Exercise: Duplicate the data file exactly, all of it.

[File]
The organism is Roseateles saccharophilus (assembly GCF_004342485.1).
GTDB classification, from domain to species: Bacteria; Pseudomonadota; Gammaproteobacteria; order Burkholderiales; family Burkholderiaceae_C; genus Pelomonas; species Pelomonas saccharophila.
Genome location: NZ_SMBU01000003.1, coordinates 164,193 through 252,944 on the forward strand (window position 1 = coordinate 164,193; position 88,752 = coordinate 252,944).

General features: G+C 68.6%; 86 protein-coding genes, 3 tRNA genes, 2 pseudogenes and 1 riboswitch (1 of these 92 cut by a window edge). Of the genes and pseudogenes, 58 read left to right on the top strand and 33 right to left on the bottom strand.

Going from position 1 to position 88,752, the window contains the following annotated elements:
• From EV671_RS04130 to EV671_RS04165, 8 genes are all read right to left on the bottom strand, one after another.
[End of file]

The organism is Roseateles saccharophilus (assembly GCF_004342485.1).
GTDB classification, from domain to species: Bacteria; Pseudomonadota; Gammaproteobacteria; order Burkholderiales; family Burkholderiaceae_C; genus Pelomonas; species Pelomonas saccharophila.
Genome location: NZ_SMBU01000003.1, coordinates 164,193 through 252,944 on the forward strand (window position 1 = coordinate 164,193; position 88,752 = coordinate 252,944).

General features: G+C 68.6%; 86 protein-coding genes, 3 tRNA genes, 2 pseudogenes and 1 riboswitch (1 of these 92 cut by a window edge). Of the genes and pseudogenes, 58 read left to right on the top strand and 33 right to left on the bottom strand.

Going from position 1 to position 88,752, the window contains the following annotated elements:
• From EV671_RS04130 to EV671_RS04165, 8 genes are all read right to left on the bottom strand, one after another.